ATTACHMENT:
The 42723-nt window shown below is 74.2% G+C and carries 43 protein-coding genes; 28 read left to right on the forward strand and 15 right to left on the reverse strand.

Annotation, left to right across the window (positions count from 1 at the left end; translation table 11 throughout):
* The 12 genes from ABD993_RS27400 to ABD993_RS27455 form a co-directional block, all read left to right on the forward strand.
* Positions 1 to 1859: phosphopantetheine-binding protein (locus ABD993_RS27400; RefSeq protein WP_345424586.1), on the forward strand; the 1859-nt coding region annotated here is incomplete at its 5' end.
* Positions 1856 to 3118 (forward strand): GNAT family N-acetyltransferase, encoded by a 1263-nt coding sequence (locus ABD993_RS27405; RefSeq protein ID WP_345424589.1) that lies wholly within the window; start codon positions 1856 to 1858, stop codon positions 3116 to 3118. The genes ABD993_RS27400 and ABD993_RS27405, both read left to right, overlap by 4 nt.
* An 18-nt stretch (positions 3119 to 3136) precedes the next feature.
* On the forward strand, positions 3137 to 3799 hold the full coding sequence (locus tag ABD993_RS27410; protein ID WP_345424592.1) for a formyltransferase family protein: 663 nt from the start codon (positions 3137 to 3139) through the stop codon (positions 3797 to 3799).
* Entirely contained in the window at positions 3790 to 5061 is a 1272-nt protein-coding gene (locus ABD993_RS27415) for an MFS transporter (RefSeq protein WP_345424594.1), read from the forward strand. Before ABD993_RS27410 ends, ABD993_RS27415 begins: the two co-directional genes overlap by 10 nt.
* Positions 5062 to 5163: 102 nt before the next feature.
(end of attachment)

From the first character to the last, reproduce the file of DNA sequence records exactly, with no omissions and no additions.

The 42723-nt window shown below is 74.2% G+C and carries 43 protein-coding genes; 28 read left to right on the forward strand and 15 right to left on the reverse strand.

Annotation, left to right across the window (positions count from 1 at the left end; translation table 11 throughout):
* The 12 genes from ABD993_RS27400 to ABD993_RS27455 form a co-directional block, all read left to right on the forward strand.
* Positions 1 to 1859: phosphopantetheine-binding protein (locus ABD993_RS27400; RefSeq protein WP_345424586.1), on the forward strand; the 1859-nt coding region annotated here is incomplete at its 5' end.
* Positions 1856 to 3118 (forward strand): GNAT family N-acetyltransferase, encoded by a 1263-nt coding sequence (locus ABD993_RS27405; RefSeq protein ID WP_345424589.1) that lies wholly within the window; start codon positions 1856 to 1858, stop codon positions 3116 to 3118. The genes ABD993_RS27400 and ABD993_RS27405, both read left to right, overlap by 4 nt.
* An 18-nt stretch (positions 3119 to 3136) precedes the next feature.
* On the forward strand, positions 3137 to 3799 hold the full coding sequence (locus tag ABD993_RS27410; protein ID WP_345424592.1) for a formyltransferase family protein: 663 nt from the start codon (positions 3137 to 3139) through the stop codon (positions 3797 to 3799).
* Entirely contained in the window at positions 3790 to 5061 is a 1272-nt protein-coding gene (locus ABD993_RS27415) for an MFS transporter (RefSeq protein WP_345424594.1), read from the forward strand. Before ABD993_RS27410 ends, ABD993_RS27415 begins: the two co-directional genes overlap by 10 nt.
* Positions 5062 to 5163: 102 nt before the next feature.